With the tax filing season coming up, it’s a good idea to brush up on your tax lingo so that you’re all set when you start the filling process. We’ve put together a list of the key Canadian tax terms that you need to know to make your filing process simple and easy.

Key Canadian Tax Terms 

Balance Owing: The remainder when your payable amounts are higher than your credits and deductions. It means that you actually need to pay an additional amount of tax, and can happen if your taxes weren’t properly deducted or accounted for throughout the year.

Carry Forward: When you have certain credits available during filing, but you don’t use them, you might be able to keep these credits and have them available on your account to claim in a later year. In other words, the credit is “carried forward”. Tuition tax credits are a good example of this.

CRA: The Canada Revenue Agency, which is responsible for collecting taxes and providing different credits and benefits to Canadian citizens. They receive your tax claims, calculate your return, and send you a Notice of Assessment.  

Credits: These are dollar-for-dollar reductions on the income tax you owe, and are usually offered by the government to encourage Canadians to make financial decisions that benefit the economy or environment. Credits usually have requirements that you need to meet before they can be claimed.

Deductions: Similar to credits, deductions are amounts that add to your expenses throughout the year that can be used to reduce the amount of tax you have to pay. Ideally, you want to find and claim as many of these types of expenses as possible, since they lead to a larger return when filing. Some examples include childcare expenses and donations..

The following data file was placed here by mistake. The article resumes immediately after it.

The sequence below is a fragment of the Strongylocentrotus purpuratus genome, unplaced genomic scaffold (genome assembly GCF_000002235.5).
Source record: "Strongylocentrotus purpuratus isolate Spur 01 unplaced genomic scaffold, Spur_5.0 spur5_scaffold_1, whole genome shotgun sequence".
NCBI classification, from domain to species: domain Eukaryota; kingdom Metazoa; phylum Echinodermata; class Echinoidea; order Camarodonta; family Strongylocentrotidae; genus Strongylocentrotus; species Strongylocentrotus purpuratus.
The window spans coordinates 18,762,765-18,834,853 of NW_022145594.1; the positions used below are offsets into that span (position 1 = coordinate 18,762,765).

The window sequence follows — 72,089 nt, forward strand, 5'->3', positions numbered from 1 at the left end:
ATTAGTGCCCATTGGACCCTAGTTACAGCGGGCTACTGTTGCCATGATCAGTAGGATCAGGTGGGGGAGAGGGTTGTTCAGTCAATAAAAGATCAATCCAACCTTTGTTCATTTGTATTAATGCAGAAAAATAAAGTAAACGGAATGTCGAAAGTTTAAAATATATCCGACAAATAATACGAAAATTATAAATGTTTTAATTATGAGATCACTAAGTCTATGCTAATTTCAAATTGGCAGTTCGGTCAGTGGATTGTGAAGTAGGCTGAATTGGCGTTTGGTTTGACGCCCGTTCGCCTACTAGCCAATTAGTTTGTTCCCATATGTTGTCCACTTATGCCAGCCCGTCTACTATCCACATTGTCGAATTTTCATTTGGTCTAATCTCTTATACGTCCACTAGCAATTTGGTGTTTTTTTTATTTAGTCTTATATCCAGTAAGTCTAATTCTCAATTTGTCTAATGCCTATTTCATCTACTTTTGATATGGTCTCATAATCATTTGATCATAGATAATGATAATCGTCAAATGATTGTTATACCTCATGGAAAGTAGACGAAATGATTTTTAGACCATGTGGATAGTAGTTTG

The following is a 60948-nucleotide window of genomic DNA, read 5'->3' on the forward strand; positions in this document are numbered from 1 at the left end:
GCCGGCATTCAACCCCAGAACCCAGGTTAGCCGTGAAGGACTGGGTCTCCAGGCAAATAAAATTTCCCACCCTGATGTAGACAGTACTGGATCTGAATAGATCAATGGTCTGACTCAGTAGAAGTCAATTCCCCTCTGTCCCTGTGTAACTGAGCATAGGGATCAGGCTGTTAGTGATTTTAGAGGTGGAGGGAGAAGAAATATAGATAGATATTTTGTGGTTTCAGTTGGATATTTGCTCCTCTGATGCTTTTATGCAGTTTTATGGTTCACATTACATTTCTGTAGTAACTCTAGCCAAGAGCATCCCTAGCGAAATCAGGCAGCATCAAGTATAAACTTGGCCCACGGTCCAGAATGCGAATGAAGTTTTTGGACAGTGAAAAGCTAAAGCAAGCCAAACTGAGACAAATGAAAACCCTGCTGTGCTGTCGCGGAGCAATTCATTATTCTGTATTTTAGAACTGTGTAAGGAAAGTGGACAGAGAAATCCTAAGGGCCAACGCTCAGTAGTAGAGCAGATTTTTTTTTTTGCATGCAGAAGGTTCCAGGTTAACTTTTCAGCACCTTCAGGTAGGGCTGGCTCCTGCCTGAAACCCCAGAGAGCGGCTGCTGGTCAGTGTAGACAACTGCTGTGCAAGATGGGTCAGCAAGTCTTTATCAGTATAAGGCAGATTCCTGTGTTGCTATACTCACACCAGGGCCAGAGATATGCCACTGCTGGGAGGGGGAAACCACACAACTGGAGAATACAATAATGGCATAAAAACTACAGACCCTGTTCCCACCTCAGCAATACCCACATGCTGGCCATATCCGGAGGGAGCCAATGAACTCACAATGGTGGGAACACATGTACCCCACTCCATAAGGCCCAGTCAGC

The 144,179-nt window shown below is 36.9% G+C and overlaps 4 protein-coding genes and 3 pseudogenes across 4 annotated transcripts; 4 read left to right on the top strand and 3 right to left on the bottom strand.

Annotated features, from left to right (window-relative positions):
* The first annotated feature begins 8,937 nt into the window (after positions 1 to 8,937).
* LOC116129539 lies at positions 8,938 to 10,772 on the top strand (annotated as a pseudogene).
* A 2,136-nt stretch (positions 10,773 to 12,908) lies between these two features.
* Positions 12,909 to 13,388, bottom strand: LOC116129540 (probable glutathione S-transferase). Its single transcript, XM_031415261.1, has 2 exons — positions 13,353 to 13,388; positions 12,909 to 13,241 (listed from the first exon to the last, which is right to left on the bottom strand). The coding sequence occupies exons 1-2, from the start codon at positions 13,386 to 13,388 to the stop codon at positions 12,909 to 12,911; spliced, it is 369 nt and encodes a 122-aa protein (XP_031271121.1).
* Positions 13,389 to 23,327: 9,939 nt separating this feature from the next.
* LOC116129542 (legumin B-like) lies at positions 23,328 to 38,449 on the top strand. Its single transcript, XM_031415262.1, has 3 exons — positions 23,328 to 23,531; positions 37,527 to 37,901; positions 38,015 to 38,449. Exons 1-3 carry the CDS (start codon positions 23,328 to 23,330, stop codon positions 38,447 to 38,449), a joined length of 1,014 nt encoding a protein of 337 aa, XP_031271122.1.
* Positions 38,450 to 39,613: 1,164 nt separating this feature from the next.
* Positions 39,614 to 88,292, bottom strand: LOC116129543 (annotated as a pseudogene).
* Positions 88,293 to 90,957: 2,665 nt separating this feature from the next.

Dependent: A dependent is someone who is quite literally dependent on you for support at any point during the tax year. This term most often applies to children, but may also refer to seniors or individuals with specific circumstances that make them dependent on you and your income. 

Employment: The place where you work and earn income. You might have multiple places of employment, and therefore many different streams of income. Most places of employment will account for and make necessary tax deductions on your behalf from your paycheck, and they’re also responsible for providing you with important tax documents for filing your return.

Investment: Any place where you’ve placed money in hopes that it will lead to a profit. There are many different types of investments, from stocks and bonds to real estate and crypto. Depending on the types of investments you’ve made, you might be eligible for one or more tax credits.

NETFILE: A digital tax filing service that allows you to file your taxes and send your tax return directly to the CRA. NETFILE certified software like TurboTax allows you to file much more accurately and with less chances of mistakes or errors. It also interfaces directly with NETFILE, so you can get immediate confirmation that the CRA has received your return, and you get your refund much faster as well.